And I’ll stop there before I spoil the story for you. Hope you’re intrigued enough to check it out below. Then please talk to me about all this. What sensations are most often associated with which feelings for you? Are you more a stomach or a chest person, or maybe a throat person?

book cover

When a former client reaches out to psychotherapist Kate Huntington and reveals a foreign diplomat’s dark secret, then dies of ‘natural causes’ just days later, Kate isn’t sure what to think. Was the man delusional or is she now privy to dangerous information?

Soon she discovers her client was totally sane… and he was murdered. Someone is now trying to eliminate her, and anyone and everyone she might have told. Forced into hiding, she and her husband, Skip, along with the operatives of his private investigating agency, struggle to stay one step ahead of a ruthless killer. Skip and his P.I. partner are good investigators, but this time they may be in over their heads… and they could all end up drowning in a sea of international intrigue.

This book is part of a series but is designed to work quite well as a stand-alone also. Now available on AMAZON and BARNES  & NOBLE  And ON SALE FOR $1.99 thru June 12th! (Goes up to $3.99 on 6/13)

Hey don’t run off yet. Please leave me a comment. I love comments! 😀

Posted by Kassandra Lamb. Kassandra is a retired psychotherapist turned mystery writer. She writes the Kate Huntington mystery series.

We blog here at misterio press once or twice a week, sometimes about serious topics, and sometimes just for fun.

Please follow us so you don’t miss out on any of the interesting stuff, or the fun! We do not harvest, lend, sell or otherwise bend, spindle or mutilate followers’ e-mail addresses.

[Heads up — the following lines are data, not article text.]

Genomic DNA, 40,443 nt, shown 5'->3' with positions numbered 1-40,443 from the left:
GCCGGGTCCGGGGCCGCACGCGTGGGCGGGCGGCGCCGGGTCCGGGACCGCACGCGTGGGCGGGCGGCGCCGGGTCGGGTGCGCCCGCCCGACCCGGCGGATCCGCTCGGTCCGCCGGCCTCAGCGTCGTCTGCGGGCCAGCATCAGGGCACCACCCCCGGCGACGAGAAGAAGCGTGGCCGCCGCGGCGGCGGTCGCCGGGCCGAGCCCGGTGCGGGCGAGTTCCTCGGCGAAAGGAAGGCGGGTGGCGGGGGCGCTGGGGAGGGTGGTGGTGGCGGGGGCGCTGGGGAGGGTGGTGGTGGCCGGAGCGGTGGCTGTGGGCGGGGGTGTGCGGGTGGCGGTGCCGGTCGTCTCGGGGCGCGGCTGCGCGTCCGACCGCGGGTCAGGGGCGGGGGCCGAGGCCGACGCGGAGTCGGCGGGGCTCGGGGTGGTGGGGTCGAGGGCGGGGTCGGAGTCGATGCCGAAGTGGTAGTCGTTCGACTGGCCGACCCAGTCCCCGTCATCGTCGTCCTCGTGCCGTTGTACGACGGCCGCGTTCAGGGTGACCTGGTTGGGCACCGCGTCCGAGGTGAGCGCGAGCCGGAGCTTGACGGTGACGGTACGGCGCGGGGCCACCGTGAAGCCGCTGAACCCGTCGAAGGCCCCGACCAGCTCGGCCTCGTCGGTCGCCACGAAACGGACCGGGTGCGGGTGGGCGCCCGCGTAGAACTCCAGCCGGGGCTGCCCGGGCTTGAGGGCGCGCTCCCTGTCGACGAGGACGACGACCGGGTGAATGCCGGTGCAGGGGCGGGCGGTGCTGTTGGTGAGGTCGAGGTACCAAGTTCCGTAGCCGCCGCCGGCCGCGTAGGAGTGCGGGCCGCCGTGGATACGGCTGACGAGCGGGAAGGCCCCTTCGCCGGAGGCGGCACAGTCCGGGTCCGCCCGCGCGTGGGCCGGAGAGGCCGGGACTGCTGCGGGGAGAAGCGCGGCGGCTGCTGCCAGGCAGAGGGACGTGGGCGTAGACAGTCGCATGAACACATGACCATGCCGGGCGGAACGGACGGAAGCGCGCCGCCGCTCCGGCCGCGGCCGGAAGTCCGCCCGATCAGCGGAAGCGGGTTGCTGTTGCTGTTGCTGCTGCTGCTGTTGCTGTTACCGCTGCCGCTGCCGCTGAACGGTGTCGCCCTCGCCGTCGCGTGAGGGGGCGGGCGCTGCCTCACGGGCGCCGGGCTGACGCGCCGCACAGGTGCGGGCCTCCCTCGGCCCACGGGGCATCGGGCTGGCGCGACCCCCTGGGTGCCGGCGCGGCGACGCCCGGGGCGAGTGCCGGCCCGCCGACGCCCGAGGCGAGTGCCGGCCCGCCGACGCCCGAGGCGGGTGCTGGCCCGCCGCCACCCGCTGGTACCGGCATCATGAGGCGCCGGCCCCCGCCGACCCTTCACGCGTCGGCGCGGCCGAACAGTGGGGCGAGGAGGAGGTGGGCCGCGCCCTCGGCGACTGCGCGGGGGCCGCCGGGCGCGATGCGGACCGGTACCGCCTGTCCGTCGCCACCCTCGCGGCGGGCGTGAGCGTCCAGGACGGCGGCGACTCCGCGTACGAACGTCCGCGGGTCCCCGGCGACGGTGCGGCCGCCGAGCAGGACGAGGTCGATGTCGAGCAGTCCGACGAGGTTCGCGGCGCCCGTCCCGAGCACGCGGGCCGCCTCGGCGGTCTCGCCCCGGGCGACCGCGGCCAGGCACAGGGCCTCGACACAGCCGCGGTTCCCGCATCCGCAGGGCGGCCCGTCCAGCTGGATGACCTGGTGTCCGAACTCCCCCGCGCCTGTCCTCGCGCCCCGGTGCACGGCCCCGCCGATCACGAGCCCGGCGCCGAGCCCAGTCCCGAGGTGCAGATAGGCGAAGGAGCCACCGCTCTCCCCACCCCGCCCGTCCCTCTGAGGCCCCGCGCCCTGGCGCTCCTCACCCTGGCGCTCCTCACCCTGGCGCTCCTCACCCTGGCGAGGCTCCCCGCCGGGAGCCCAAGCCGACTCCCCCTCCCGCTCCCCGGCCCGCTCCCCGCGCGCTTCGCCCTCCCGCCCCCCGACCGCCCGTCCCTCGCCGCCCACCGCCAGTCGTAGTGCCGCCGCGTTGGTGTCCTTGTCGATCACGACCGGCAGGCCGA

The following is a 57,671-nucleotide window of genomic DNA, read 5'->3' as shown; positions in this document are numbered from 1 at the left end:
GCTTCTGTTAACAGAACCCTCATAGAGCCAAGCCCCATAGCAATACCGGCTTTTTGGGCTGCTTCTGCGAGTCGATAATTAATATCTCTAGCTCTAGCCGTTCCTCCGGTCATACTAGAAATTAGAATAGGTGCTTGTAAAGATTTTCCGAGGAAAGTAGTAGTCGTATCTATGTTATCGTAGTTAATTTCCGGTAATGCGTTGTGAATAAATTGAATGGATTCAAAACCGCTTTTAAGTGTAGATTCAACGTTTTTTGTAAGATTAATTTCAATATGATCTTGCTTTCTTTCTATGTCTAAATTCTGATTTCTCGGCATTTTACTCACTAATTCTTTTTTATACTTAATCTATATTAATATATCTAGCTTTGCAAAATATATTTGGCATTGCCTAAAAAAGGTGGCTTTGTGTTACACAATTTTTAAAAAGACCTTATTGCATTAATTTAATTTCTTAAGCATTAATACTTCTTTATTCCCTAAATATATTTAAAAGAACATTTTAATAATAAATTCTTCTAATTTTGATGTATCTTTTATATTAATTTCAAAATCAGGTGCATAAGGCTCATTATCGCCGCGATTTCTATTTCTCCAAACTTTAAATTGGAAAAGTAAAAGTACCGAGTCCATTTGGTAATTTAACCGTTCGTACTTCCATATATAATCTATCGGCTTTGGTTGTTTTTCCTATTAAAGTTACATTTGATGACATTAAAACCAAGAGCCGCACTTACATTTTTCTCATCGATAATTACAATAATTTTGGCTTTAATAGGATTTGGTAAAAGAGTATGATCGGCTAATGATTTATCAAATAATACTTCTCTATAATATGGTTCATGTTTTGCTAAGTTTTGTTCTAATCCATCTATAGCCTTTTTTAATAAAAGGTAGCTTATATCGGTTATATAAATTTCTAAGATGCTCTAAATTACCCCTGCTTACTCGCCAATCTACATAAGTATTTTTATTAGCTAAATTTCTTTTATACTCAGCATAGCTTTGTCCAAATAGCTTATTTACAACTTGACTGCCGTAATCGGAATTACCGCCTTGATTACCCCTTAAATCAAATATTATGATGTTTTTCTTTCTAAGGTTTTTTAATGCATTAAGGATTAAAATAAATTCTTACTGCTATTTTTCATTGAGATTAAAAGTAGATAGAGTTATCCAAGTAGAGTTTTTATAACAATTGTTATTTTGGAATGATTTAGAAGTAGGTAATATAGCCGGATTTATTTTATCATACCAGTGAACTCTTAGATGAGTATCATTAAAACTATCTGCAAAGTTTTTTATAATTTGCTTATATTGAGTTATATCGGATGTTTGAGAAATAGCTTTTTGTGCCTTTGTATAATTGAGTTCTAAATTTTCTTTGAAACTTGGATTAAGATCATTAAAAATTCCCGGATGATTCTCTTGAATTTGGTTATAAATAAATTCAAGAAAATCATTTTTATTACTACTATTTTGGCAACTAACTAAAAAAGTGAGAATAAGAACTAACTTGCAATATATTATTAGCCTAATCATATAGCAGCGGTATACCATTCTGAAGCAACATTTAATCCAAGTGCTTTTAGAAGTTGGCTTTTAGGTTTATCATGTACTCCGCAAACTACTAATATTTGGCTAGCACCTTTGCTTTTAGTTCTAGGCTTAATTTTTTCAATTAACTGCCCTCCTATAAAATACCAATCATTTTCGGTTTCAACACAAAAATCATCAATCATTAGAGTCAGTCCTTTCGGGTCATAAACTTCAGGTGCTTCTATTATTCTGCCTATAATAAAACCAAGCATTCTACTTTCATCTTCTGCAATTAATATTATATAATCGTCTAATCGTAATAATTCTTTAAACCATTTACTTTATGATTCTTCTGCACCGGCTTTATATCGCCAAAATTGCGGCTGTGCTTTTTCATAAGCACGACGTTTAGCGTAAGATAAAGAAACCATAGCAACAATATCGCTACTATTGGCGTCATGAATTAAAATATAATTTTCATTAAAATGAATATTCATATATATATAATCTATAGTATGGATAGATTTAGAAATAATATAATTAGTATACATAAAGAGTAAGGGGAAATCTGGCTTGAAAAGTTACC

21 thoughts on “EMOTIONS 101: Two Simple Hints For Figuring Out What We’re Feeling

  1. K.B. Owen

    Wow, Kass! What a wonderful post. Writers are going to want to bookmark this, for sure, and I love how you tied it in with your new book! The story was a constant tight-rope-walk of emotions, and totally absorbing for the reader. I love it when an author keeps me up WAAAYY past my bedtime. 😉

    I love the physical tips you’ve included here. Definitely useful!

    ~Kathy

    Reply
    1. Kassandra Lamb Post author

      Wow, Kathy! Thanks for your kind words about the book.

      And the tips in the post, but mostly the book. 😀

      Reply
    1. Kassandra Lamb Post author

      Thanks, Amber! It’s so frustrating, isn’t it? I actually had a boss laugh at me one time when I was trying to confront him.

      Reply
  2. shannon esposito

    First let me say, I’m loving the book! You guys go grab it while you have the bonus of a sale! Second, I usually have very physical reactions that come with emotion, but it takes me awhile to figure out the why. Like, why am I freaking out? Why did that just make me angry or sad? I’m always careful to figure out why something is affecting me before I say anything, which drives my hubby nuts because he thinks my silence is me being upset with him… or he used to. Now he gives me space until I come to him to explain. Emotions are such a necessary evil. 😛